# At a Glance - Univariate v. Bivariate Data

Before we start analyzing, we need to make one more distinction between different types of data. Then our data can take a seat on the couch and we'll start getting to the root of its daddy issues.

**Single-variable** or **univariate** data refers to data where we're only observing one aspect of something at a time. With single-variable data, we can put all our observations into a list of numbers.

### Sample Problem

We take a group of people, measure their heights, and get this list of heights:

5'2'', 5'4'', 6'1'', 5'9'', 5'3''.

This is univariate data, since we're only observing one aspect (the height) of each person.

With **two-variable**, or **bivariate** data, we observe two aspects. We can put our observations into a table. The columns-and-rows kind, not the upending-and-throwing-across-the-room-in-a-rage kind.

### Sample Problem

We take a group of people, measure their heights and weights, and get the following information:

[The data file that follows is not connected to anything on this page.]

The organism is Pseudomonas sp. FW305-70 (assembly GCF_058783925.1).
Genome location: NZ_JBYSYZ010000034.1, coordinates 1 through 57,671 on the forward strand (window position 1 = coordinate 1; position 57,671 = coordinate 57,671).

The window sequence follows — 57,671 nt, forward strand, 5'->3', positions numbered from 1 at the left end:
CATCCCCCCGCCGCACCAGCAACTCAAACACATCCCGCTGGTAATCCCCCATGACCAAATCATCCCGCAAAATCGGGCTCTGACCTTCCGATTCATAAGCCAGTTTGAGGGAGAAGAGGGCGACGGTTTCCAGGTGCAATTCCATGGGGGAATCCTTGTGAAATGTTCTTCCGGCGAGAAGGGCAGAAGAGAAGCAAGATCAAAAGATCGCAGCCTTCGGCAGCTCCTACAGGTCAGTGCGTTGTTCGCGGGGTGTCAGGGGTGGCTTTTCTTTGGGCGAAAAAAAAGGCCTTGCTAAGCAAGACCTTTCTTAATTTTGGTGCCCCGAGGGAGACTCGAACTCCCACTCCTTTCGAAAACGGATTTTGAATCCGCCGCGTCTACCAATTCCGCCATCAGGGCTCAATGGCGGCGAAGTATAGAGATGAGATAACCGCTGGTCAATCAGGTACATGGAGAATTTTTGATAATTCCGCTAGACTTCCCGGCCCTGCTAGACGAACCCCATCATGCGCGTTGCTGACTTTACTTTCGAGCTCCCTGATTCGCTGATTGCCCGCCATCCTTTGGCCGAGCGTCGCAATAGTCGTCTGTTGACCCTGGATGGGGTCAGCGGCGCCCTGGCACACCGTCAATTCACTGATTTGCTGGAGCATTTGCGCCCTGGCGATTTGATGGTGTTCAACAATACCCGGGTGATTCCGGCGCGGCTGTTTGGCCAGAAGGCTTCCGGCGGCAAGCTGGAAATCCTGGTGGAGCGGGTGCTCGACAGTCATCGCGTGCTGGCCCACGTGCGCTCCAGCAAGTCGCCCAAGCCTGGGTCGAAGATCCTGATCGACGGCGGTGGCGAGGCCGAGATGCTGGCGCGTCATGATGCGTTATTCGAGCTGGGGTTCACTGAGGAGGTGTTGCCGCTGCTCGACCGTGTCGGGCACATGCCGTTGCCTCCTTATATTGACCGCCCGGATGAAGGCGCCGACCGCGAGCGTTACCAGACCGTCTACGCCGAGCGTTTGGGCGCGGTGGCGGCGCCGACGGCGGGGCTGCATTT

This is bivariate data, since we have observations about two aspects (the height and weight) of each person.

#### Exercise 1

Determine whether the following statement refers to univariate (single-variable) or bivariate (two-variable) data:

Jen measured the height and number of leaves of each plant in her laboratory.

#### Exercise 2

Determine whether the following statement refers to univariate (single-variable) or bivariate (two-variable) data:

Linda recorded the weight of each of her cats.

#### Exercise 3

Determine whether the following statement refers to univariate (single-variable) or bivariate (two-variable) data:

Roberto observed the color and model of each car in the parking lot.

#### Exercise 4

Luigi found the shoe size of each of his customers.

#### Exercise 5

Kenny wrote down the length of each song.